Elizabeth Warren Endorses Joe Biden for President

Senator Elizabeth Warren of Massachusetts endorsed Joseph R. Biden Jr. on Wednesday, the latest in a string of prominent endorsements for the presumptive Democratic presidential nominee.

Her announcement follows Senator Bernie Sanders’s on Monday and former President Barack Obama’s on Tuesday. Ms. Warren’s support had been a foregone conclusion for a while, but she left the timing of her announcement up to Mr. Biden’s team, according to people familiar with the matter. There was no holdup or demand for concessions, these people said.

The series of endorsements has been a carefully choreographed show of force, reminiscent of the one-two-three punch of support Mr. Biden received from Pete Buttigieg, Amy Klobuchar and Beto O’Rourke before Super Tuesday. It is also a show of unity designed to quash the narrative of a fractured Democratic Party.

“In this moment of crisis, it’s more important than ever that the next president restores Americans’ faith in good, effective government,” Ms. Warren said in her endorsement video. “Joe Biden has spent nearly his entire life in public service. He knows that a government run with integrity, competence and heart will save lives and save livelihoods. And we can’t afford to let Donald Trump continue to endanger the lives and livelihoods of every American.”

Since Ms. Warren ended her own campaign, she and Mr. Biden have spoken multiple times about policy issues, including Mr. Biden’s plan to respond to the coronavirus pandemic. At the staff level, Ms. Warren’s chief campaign strategist, Joe Rospars, and Anita Dunn, a senior adviser to Mr. Biden, have been engaged in talks bridging the two camps.

In late March, Mr. Biden endorsed forgiving at least $10,000 in federal student loans and credited Ms. Warren for the proposal. Over the weekend, he said during his podcast that he supported immediately increasing Social Security payments by $200 a month, another proposal that Ms. Warren had championed.

“One thing I appreciate about Joe Biden is that he will always tell you where he stands,” Ms. Warren said in her endorsement video. “When you disagree, he’ll listen — not just listen, but really hear you and treat you with respect, no matter where you’re coming from. And he has shown throughout this campaign that when you come up with new facts or a good argument, he’s not too afraid or too proud to be persuaded.”

The Biden campaign has broadly signaled a willingness to hire staff from formal rivals as they gear up for the general election matchup with Mr. Trump, but there have been no promises to hire a specific number of aides, a person familiar with the matter said.

Anna Greenberg, a Democratic pollster, said she was not worried about disunity. The primary “just didn’t have the vitriol” of 2016, she said, and Democratic voters are overwhelmingly in favor of a singular goal.

“They just really want Trump to be gone,” Ms. Greenberg said.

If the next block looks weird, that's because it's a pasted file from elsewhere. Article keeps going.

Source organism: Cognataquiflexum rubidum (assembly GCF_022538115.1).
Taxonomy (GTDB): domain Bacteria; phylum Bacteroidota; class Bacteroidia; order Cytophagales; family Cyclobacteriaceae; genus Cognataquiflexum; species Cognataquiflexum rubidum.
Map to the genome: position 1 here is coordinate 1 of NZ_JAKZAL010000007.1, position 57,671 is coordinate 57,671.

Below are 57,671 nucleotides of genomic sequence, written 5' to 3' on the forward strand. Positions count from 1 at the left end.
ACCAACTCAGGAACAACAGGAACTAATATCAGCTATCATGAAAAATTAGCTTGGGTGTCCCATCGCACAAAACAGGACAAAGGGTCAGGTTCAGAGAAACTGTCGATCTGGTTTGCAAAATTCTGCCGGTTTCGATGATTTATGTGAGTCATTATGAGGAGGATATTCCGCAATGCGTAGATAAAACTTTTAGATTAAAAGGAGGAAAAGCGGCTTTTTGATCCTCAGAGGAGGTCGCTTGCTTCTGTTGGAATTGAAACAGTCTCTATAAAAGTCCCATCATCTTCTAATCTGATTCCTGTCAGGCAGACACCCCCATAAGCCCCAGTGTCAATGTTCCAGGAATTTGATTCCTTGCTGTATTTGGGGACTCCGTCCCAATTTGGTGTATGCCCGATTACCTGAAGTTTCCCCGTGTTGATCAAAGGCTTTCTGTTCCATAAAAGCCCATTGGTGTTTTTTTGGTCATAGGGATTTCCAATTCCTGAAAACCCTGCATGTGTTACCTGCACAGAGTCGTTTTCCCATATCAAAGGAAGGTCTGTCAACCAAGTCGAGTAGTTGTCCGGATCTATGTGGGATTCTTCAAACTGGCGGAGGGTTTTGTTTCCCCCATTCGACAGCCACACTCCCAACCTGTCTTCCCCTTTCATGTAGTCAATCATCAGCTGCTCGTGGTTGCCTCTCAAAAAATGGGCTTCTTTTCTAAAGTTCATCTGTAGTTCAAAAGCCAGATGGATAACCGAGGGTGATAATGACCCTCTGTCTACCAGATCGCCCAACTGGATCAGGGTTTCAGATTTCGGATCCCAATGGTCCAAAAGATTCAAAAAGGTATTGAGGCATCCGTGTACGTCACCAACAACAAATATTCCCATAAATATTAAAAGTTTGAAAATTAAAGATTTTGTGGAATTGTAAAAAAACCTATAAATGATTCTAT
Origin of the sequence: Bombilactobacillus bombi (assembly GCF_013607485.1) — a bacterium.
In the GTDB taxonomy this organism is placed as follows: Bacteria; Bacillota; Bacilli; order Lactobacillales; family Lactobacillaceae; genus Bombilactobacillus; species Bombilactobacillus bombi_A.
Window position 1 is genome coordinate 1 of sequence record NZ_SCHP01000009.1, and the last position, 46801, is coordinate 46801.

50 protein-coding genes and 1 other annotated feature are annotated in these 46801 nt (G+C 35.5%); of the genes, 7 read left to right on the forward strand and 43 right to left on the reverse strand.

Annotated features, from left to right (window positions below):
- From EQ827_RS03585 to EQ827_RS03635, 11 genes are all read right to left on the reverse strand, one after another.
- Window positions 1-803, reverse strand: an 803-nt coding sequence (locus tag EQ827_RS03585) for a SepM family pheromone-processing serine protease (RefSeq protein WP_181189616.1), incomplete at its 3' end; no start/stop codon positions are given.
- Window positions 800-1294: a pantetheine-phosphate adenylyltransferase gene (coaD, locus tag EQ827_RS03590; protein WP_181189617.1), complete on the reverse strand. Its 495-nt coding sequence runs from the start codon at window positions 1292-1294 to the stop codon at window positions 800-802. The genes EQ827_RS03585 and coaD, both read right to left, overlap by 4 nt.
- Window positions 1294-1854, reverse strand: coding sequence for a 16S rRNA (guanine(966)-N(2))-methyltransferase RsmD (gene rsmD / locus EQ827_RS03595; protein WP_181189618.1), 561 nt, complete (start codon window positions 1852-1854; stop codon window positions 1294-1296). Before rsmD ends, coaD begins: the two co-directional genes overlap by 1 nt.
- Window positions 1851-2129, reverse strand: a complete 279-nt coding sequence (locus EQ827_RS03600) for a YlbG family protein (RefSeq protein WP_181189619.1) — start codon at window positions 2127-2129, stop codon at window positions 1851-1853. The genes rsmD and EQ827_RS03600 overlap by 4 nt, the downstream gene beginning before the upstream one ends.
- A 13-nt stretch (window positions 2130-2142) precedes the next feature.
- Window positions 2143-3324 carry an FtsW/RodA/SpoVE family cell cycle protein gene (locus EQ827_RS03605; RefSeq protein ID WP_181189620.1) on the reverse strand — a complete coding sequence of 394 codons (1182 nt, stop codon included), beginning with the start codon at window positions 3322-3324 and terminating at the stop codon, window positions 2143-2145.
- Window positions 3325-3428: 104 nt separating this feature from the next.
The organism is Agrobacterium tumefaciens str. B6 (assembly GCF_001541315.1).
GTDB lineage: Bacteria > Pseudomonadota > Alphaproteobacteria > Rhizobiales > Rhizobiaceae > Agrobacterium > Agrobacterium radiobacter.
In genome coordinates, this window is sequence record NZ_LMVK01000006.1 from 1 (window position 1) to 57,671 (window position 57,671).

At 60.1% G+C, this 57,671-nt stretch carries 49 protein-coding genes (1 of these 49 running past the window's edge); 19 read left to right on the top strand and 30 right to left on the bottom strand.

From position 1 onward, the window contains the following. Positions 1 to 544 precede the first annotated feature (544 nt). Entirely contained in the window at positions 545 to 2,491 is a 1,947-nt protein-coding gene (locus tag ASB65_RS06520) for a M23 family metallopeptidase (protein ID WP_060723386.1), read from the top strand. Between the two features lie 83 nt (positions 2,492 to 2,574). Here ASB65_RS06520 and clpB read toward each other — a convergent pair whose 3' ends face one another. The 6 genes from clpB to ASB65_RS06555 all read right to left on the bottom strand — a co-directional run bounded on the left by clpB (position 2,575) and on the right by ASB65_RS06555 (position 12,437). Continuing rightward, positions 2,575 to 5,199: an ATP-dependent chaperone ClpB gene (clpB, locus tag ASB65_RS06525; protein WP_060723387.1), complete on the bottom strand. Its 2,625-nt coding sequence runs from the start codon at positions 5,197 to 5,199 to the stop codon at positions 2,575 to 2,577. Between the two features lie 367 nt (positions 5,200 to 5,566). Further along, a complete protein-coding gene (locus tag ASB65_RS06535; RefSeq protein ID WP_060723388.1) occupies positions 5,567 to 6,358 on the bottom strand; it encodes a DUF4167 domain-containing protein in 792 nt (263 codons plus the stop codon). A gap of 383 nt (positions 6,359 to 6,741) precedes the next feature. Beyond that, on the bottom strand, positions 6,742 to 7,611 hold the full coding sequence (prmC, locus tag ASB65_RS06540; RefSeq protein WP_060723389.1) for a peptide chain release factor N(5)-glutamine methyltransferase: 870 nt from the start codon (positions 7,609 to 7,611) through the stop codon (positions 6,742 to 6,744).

But even with the party largely united, and the leaders of its progressive and more moderate factions publicly emphasizing unity, a small but vocal segment of Mr. Sanders’s supporters have dissented.

David Sirota, a former aide to Mr. Sanders who has said he plans to vote for Mr. Biden in the general election, responded to Ms. Warren’s endorsement by suggesting that Ms. Warren should have campaigned differently when she was in the race, and that perhaps if she had, she would have done what Mr. Sanders himself did not: beat Mr. Biden.

“We have to defeat Donald Trump, and these endorsements are all about that goal, so I don’t begrudge it all,” Mr. Sirota said. “I’ll never understand why Senator Warren went silent and never amplified her longstanding criticism of Biden and his bankruptcy bill in the primary, when she was in a position to defeat the vice president. She might be the nominee had she done that.”

Mr. Biden’s campaign hopes to use the endorsements not only as a display of party unity but also as a means to pump up his fund-raising, which people involved in the campaign have said has gotten tougher in the last month as the economy has cratered.

Notably, both Mr. Obama and Ms. Warren posted a link asking for donations to Mr. Biden, and Mr. Obama quickly signed an email to the Biden campaign list.

A weaker fund-raiser than his top rivals in the primary, Mr. Biden now enters the general election at a distinct financial disadvantage. President Trump and the Republican National Committee have been stockpiling cash for three years, and announced on Monday that they had entered April with $240 million cash-on-hand in the president’s re-election committee and other shared party accounts.

Without traditional in-person events, Mr. Biden has had to shift to videoconference fund-raisers with top donors, which some contributors have been slow to embrace. He has a virtual fund-raiser scheduled for later on Wednesday, hosted by Joe Kiani, the chairman of Masimo, a medical device company.

Sydney Ember and Astead W. Herndon contributed reporting.

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